Is esophagitis what the doctor said? Did they tell you what could have caused it? Have you ever suffered from on going acid reflux? I ask this, because you irritated the lining of your esophagus somehow, that's what esophagitis is. There's different causes though - infection, chronic vomiting, hiatal hernia, smoking and/or drinking, Aspirin and other anti-inflammatory drugs, GERD (which is weakness of the muscle between the stomach and esophagus). All those things I mentioned can cause acid reflux. Acid isn't a good thing to have in your esophagus, because it's not built like the stomach, it can't take the abuse of long periods of acid.
As for foods to avoid - Try to watch out for fatty foods, acidic foods and beverages, spicy foods, and try to avoid coffee, chocolate, alcohol, and soda. Also, try to eat smaller meals and softer foods. From personal experience, my doctor told me to avoid caffeine at all costs, which is hard for me, because I love energy drinks, which I think is one of the main reasons I ended up like this. He also said to not chew gum or suck on mints, and of course to stop smoking. He explained that when you put something in your mouth that isn't technically food (cigarettes, gum, mints) and you're not actually swallowing it, your stomach anticipates you to though, so it loosens up the base of the esophagus to let the "food" through, but when it finds out that no food is pushing through to the stomach, it lets the acid out and up into your esophagus instead. Other things that may help is to not lay down during or right after eating, take smaller bites and chew slower, avoid eating at least 3 hours before bedtime, and don't wear pants that may be too tight around the waist.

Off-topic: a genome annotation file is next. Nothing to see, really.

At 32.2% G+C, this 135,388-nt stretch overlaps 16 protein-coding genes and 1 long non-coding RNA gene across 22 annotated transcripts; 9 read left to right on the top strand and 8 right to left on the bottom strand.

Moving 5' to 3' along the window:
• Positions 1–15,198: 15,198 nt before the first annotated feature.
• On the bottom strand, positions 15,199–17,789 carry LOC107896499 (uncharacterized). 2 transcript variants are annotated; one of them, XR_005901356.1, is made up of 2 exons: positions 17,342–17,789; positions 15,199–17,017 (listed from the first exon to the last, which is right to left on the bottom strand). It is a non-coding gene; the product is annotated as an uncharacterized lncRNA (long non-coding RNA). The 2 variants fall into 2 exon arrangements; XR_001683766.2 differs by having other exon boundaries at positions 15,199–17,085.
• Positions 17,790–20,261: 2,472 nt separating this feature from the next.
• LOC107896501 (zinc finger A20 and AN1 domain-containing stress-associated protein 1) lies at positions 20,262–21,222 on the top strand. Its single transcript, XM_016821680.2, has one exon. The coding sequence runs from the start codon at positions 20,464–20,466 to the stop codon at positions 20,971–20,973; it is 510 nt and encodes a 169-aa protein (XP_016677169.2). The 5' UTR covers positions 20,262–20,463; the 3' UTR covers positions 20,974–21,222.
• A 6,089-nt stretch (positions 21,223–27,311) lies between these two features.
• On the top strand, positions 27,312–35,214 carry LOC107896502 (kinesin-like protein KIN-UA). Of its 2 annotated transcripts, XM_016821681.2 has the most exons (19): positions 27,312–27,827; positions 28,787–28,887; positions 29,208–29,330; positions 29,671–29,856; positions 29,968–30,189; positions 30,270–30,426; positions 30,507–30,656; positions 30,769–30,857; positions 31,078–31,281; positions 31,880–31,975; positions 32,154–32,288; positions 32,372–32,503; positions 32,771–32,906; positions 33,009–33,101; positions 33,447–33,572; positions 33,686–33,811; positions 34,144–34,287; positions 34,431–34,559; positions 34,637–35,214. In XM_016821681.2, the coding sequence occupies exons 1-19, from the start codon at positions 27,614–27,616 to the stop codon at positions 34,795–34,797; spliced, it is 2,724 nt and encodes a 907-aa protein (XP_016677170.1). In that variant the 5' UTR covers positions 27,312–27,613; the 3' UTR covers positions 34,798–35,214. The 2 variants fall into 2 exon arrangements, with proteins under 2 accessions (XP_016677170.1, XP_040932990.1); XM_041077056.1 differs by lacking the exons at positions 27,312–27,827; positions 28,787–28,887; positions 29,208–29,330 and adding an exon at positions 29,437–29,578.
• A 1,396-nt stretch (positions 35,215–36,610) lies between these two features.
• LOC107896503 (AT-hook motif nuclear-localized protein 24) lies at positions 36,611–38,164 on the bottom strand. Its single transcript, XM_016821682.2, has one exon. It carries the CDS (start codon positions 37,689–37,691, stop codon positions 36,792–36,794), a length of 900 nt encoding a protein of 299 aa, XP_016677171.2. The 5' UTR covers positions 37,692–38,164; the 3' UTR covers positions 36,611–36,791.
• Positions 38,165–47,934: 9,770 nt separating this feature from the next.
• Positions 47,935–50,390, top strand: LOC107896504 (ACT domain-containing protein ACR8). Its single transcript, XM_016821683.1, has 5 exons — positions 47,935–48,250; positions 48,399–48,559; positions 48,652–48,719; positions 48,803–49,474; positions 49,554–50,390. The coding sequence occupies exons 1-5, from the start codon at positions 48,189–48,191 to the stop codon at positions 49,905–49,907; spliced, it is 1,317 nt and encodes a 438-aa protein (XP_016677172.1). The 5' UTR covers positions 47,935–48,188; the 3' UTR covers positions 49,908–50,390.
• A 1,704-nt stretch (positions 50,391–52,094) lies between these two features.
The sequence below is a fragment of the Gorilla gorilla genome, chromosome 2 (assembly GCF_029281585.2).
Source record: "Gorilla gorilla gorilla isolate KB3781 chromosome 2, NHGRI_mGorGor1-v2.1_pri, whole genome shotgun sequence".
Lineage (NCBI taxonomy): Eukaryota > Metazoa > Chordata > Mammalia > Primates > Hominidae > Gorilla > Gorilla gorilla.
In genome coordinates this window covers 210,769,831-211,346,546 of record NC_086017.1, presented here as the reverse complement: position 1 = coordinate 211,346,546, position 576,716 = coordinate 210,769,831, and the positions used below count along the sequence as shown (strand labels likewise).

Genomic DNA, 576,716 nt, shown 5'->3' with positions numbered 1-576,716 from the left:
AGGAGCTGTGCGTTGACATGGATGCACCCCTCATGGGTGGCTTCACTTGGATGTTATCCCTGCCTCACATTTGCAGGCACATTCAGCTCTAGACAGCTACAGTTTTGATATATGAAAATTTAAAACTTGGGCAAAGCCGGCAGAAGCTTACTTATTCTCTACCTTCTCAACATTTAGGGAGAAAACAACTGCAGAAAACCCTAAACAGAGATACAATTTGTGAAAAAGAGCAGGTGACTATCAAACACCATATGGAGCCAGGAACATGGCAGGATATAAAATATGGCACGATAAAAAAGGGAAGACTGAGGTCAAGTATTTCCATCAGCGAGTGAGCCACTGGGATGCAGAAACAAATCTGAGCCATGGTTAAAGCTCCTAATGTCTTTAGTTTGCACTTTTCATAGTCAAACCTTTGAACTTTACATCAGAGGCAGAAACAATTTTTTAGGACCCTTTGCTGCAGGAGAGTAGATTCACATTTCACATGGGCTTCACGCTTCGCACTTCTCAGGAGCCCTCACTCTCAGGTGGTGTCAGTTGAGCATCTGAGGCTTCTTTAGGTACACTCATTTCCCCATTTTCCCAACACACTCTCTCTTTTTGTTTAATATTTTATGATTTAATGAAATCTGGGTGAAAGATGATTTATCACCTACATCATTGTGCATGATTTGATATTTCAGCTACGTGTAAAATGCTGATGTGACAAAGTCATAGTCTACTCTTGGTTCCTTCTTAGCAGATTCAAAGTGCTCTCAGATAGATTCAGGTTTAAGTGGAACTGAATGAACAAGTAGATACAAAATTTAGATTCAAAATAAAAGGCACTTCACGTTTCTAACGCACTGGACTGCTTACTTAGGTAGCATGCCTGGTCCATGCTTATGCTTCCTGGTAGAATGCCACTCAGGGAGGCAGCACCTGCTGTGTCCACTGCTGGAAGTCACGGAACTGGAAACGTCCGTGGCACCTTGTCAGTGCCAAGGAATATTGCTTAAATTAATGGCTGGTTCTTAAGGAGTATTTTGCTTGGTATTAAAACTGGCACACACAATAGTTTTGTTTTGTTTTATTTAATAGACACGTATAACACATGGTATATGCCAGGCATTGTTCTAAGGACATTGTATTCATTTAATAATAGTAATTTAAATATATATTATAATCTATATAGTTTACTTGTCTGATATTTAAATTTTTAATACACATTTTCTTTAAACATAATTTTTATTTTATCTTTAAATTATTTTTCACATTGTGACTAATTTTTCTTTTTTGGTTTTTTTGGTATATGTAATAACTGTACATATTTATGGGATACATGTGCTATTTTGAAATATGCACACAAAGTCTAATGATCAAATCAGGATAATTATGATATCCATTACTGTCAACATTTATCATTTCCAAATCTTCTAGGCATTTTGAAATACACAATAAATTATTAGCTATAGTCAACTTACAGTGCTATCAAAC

The medication may not work within 4 days, it depends on how irritated the esophagus is. I would say to give it a couple of weeks and if it's still not fully helping, go back to your doctor and see if another medication might be better for you. If you don't feel any kind of relief at all, your doctor may suggest you get an upper endoscopy to see what is really going on in there. Actually, my doctor prescribed me Zantac, which has made me feel 10 times better, but he STILL wants me to go in to have that procedure done, just to make sure he's not masking anything serious.
As for the pain, you may not get a burning sensation at all. Some people will get pains like they're having a heart attack, or milder ones. I get chest pains in the same places as you, but I never really get a burning feeling. My father for instance, he has a hernia (one that he's had for 20 years and refuses to get it fixed, so he lives on Prilosec to cope with the acid) and he will get chest pains after eating that are so instense that at times he did think he's having a heart attack.
It can be hard to cope with sometimes and can also be scary. I didn't know what was wrong with me for 6 months until I finally could get to a doctor and he told me that I have GERD. This has caused me to develop health anxiety also, because I worry it could be something worse when I feel pain. Just remember that you're not alone, there's millions of people that have acid reflux, from mild to chronic. I'm 26 and I never thought something like this would happen to me or make me feel so ill.